Jews, called by many the “People of the Book,” have left a distinguished mark on the literary world. In the field of American literature, few Jewish authors have been as prolific, and successful, as Herman Wouk (b. May 27, 1915)–who released his latest book last month (The Language God Talks: On Science and Religion).
Wouk was one of the first of the post-World War II generation of Jewish writers (including Norman Mailer, Joseph Heller). Unlike many of their predecessors, these Jewish writers were born and raised in America. Like their predecessors, their Jewish heritage had a significant influence on their writing.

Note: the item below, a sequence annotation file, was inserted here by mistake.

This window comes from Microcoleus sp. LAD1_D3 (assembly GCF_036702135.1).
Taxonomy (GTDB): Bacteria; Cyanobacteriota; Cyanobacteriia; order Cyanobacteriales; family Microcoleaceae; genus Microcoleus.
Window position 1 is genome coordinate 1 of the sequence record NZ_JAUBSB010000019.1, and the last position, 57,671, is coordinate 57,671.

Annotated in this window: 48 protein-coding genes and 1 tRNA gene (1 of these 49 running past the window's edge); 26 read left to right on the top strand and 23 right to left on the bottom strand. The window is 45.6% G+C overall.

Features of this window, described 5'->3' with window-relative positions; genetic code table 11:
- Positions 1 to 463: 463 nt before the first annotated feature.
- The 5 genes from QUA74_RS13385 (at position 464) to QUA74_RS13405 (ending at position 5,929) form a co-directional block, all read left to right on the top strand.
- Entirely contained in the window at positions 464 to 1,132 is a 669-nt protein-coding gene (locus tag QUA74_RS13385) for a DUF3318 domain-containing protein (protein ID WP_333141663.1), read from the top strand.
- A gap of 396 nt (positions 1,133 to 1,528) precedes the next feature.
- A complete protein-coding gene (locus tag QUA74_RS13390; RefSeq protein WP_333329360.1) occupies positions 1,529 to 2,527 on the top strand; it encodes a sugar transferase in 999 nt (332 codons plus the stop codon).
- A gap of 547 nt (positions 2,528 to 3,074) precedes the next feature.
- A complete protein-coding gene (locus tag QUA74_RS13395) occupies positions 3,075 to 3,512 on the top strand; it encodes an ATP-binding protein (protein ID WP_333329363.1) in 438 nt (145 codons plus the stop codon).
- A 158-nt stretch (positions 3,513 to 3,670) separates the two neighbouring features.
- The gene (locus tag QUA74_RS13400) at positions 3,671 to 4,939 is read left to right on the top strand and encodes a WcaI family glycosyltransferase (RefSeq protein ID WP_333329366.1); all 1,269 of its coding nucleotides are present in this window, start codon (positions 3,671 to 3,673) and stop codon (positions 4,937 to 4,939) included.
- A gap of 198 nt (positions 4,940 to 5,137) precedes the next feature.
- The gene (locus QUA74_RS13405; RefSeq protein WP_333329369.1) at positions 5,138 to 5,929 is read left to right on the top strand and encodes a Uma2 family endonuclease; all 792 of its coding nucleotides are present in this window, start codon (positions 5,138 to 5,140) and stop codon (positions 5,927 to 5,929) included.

Born in New York City, Herman Wouk wrote his first novel, Aurora Dawn (published 1947), while serving in the US Navy in the Pacific. He went on to write such well-known works as The Caine Mutiny (1952-for which he won a Pulitzer Prize), The Winds of War and War and Remembrance. Wouk has written novels with distinctive Jewish overtones and characters (Marjorie Morningstar, Inside/Outside), military novels (The Caine Mutiny), and novels with a wide range of characters (Don’t Stop the Carnival). In 2008, Wouk was the first recipient of the Library of Congress Award for Lifetime Achievement in the Writing of Fiction.
In addition to his novels, Wouk made a unique contribution to American Jewish life with This Is My God, a non-fiction work describing the world of traditional Judaism and explaining why he chose to live a traditional lifestyle. His later books, The Will To Live On and The Language God Talks, continue this theme.
Today, Jewish Treats wishes Herman Wouk a happy 95th birthday.
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